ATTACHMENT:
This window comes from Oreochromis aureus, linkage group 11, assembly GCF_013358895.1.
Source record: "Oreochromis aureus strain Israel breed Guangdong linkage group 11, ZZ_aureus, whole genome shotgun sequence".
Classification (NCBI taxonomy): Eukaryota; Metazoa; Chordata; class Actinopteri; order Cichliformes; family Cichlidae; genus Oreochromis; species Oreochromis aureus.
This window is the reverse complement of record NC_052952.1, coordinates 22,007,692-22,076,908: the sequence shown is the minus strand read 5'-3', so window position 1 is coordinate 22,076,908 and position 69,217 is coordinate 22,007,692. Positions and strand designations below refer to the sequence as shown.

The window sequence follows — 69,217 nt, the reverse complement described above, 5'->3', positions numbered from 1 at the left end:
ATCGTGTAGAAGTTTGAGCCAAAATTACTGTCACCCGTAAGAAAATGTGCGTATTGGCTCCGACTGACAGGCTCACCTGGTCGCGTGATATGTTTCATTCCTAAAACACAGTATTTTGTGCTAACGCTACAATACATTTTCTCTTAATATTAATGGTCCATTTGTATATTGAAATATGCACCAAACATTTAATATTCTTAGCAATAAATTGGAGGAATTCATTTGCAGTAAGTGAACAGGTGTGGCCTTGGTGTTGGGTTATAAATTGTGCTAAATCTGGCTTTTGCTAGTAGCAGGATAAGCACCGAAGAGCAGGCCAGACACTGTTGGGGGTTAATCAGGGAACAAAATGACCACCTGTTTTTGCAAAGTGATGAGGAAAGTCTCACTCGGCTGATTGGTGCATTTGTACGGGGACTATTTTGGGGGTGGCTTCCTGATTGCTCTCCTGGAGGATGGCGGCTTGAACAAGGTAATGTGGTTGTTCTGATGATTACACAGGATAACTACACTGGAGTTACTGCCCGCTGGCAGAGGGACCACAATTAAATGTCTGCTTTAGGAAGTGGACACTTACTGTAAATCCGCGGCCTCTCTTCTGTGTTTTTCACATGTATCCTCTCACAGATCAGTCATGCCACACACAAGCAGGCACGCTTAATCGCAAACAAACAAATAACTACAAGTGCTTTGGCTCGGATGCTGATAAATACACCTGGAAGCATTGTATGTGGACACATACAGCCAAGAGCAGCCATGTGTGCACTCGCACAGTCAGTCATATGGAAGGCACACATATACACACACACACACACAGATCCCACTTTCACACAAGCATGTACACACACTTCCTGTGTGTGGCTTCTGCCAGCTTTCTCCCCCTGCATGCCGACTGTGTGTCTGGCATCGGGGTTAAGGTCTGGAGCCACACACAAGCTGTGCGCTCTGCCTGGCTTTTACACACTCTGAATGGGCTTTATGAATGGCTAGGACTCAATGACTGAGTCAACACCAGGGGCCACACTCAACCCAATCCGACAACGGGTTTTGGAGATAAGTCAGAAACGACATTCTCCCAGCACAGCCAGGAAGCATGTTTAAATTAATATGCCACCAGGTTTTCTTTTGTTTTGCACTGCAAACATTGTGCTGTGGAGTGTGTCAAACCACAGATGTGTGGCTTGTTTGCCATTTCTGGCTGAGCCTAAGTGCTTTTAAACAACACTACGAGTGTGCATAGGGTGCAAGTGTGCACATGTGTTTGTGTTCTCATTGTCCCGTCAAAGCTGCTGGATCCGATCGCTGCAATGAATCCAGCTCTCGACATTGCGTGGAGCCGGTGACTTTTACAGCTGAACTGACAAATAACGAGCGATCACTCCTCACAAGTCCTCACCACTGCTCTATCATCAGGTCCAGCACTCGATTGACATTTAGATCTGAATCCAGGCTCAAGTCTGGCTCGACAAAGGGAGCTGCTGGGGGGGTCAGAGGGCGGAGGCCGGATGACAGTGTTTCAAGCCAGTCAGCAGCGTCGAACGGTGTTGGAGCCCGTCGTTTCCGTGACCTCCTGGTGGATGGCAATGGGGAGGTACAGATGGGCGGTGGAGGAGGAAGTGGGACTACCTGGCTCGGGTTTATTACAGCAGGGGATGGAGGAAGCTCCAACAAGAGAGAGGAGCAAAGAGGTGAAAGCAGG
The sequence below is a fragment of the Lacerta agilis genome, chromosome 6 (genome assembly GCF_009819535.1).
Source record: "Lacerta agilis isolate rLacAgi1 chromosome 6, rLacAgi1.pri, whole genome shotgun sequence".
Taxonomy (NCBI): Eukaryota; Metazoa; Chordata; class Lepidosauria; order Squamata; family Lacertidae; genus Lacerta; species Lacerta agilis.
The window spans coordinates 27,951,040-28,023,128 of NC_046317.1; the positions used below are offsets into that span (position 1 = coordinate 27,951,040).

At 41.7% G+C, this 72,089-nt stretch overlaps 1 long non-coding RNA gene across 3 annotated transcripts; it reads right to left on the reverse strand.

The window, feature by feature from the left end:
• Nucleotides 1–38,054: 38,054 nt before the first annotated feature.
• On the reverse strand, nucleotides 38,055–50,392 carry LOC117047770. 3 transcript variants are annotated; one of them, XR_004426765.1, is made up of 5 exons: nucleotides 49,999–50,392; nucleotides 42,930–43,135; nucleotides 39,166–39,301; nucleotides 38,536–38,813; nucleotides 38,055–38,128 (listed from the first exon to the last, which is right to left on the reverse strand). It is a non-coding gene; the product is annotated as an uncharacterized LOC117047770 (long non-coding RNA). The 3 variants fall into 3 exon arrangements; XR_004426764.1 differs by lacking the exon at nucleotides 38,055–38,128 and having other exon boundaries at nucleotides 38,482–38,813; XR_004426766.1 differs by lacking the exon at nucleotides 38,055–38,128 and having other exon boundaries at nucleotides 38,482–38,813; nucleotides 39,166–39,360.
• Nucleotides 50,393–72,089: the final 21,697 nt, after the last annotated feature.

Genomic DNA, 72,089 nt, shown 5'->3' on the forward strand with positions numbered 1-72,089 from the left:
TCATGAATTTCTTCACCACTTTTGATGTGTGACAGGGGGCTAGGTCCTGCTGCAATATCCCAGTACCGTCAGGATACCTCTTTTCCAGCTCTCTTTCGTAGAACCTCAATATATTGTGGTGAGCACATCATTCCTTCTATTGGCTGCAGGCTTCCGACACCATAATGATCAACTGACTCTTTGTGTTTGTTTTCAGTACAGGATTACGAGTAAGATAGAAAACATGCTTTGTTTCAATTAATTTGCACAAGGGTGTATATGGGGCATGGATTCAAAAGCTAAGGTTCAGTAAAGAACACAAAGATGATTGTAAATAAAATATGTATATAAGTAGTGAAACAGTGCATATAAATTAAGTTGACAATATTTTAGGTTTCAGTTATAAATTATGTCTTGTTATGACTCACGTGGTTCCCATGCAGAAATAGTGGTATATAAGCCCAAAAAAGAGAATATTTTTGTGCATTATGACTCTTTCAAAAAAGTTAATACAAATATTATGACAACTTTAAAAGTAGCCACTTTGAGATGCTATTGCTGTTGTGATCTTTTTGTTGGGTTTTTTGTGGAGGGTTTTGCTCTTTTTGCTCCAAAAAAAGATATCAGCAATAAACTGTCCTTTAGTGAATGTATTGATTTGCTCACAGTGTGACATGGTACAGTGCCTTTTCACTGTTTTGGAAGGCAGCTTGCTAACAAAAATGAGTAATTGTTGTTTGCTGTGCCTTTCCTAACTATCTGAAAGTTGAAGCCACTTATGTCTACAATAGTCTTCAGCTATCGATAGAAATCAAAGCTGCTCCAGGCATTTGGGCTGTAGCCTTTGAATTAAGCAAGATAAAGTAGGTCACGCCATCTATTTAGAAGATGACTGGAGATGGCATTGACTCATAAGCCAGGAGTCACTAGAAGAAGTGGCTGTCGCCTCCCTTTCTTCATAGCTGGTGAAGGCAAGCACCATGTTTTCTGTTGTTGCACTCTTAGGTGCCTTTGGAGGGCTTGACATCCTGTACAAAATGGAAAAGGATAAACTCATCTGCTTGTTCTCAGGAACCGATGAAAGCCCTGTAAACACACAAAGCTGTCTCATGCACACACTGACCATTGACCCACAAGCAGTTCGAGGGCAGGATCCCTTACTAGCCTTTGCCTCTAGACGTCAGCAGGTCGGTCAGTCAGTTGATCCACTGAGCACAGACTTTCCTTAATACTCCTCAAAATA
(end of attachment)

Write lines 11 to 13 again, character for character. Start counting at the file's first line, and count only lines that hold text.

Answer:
At 41.7% G+C, this 72,089-nt stretch overlaps 1 long non-coding RNA gene across 3 annotated transcripts; it reads right to left on the reverse strand.

The window, feature by feature from the left end:
• Nucleotides 1–38,054: 38,054 nt before the first annotated feature.